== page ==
(Francis:) “But the moderns don’t paint God and all His works. Sometimes I can’t make out what they are painting.”
(Saraceni:) “They are painting the inner vision, and working very hard at it when they are honest, which by no means all of them are. But they depend only on themselves, unaided by religion or myth, and of course what most of them find within themselves is revelation only to themselves. And these lonely searches can quickly slide into fakery. Nothing is so easy to fake as the inner vision, Mr. Cornish. Look at those ruined frescoes we were examining this morning; the people who painted those–Rossetti, Morris, Burne-Jones–all had the inner vision linked with legend, and they chose to wrap it up in Grail pictures and sloe-eyes, sexy beauties who were half the Mother of God and half Rossetti’s overblown mistresses. But the moderns, having been hit on the head by a horrible world war, and having understood whatever they can of Sigmund Freud, are hell-bent for honesty. They are sick of what they suppose to be God, and they find something in the inner vision that is so personal that to most people it looks like chaos. But it isn’t simply chaos. It’s raw gobbets of the psyche displayed on canvas. Not very pretty and not very communicative, but they have to find their way through that to something that is communicative–though I wonder if it will be pretty.”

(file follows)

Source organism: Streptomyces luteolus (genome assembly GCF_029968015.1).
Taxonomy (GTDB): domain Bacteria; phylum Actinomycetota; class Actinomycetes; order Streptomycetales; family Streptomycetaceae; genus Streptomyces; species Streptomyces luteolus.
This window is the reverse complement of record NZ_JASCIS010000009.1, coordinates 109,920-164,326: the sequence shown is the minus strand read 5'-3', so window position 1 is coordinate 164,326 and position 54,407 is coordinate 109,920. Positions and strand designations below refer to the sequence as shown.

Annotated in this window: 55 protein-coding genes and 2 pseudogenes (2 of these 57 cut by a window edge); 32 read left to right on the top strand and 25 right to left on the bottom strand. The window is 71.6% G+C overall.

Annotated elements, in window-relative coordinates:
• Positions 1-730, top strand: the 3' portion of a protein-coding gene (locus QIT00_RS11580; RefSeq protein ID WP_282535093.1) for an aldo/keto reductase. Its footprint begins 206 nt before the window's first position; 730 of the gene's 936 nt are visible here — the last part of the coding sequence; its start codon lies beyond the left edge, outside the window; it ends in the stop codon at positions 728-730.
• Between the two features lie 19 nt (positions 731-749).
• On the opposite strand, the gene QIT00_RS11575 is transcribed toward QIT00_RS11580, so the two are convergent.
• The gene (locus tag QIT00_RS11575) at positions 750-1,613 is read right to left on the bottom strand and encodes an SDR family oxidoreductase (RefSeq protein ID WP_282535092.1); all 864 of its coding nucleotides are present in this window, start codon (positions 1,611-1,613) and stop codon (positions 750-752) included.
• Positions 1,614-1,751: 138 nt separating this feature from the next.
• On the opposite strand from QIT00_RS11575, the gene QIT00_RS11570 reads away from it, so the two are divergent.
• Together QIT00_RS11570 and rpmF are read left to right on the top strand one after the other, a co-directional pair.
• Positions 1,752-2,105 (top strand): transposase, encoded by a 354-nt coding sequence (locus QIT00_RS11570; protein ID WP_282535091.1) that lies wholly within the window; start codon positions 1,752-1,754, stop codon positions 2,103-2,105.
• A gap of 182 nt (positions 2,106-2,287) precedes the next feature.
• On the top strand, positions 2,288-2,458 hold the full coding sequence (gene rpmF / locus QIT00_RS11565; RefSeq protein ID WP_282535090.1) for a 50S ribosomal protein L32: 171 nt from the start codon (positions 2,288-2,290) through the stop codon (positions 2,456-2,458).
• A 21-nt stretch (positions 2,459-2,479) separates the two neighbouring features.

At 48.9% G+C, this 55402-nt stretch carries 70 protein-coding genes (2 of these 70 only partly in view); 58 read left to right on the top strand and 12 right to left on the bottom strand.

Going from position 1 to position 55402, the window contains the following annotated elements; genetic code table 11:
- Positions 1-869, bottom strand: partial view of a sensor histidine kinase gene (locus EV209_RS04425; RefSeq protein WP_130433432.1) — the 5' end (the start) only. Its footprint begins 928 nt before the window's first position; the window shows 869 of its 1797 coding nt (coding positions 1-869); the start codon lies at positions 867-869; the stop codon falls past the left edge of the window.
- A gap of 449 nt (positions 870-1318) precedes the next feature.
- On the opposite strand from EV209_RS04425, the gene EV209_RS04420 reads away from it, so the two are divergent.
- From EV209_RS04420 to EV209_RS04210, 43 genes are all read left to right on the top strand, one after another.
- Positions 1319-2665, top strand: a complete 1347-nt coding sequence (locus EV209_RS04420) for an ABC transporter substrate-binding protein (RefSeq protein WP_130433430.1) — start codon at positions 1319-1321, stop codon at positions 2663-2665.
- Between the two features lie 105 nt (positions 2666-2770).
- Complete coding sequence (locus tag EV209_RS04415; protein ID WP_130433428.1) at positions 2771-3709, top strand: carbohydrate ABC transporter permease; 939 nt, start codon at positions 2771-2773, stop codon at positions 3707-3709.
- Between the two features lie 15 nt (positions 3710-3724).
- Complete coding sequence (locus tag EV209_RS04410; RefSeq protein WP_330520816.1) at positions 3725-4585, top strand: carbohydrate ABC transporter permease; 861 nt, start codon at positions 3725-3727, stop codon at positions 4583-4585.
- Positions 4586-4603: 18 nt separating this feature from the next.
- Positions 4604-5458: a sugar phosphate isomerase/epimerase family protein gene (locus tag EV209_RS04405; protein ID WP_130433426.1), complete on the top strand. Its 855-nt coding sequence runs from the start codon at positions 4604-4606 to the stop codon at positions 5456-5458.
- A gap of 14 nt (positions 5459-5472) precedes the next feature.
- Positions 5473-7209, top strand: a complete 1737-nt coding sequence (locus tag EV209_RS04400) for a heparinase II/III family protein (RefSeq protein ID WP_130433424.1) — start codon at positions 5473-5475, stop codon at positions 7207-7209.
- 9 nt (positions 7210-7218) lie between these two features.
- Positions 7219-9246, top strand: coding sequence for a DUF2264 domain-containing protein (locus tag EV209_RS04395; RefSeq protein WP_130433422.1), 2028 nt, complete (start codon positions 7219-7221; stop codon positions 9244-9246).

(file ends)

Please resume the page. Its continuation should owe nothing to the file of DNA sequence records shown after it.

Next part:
Later on in the story, Saraceni again gives his viewpoint on the moderns in a more concise form:
“I do not hate them [modern artists]. The best of them are doing what honest painters have always done, which is to paint the inner vision, or to bring the inner vision to some outer subject. But in an earlier day the inner vision presented itself in a coherent language of mythological or religious terms, and now both mythology and religion are powerless to move the modern mind. So–the search for the inner vision must be direct. The artist solicits and implores something from the realm of what the psychoanalysts, who are the great magicians of our day, call the Unconscious, though it is actually the Most Conscious. And what they fish up–what the Unconscious hangs on the end of the hook the artists drop into the great well in which art has its being–may be very fine, but they express it in a language more or less private. It is not the language of mythology or religion. And the great danger is that such private language is perilously easy to fake. Much easier to fake than the well-understood language of the past.”
I picked up What’s Bred in the Bone in a small shop in Victoria, BC and greatly enjoyed it. (One warning: because the book is very frank in its discussion and description of sexuality, it is probably inappropriate for high school age and below.) Although I did not realize this while I was reading the book, What’s Bred in the Bone is actually the second book in a trilogy of connected novels about the Cornish family. The first and third novels in the trilogy are both set in the aftermath of Francis Cornish’s death, but in my opinion, they were unnecessary to a full understanding of this middle novel.
Fascinating . . . When Max Beckman’s New York art dealer, Curt Valentin, asked for an essay to explain his triptych “Departure”, Beckman responded, “Remove this painting or return it to me, my dear Valentin. If people cannot understand it themselves with the help of their own inner world, it makes no sense to show the thing. . . . It can speak only to those who carry within them, consciously or unconsciously, a metaphysical code close to mine.”
Very interesting quote! That fits nicely with what Davies’ character Saraceni says.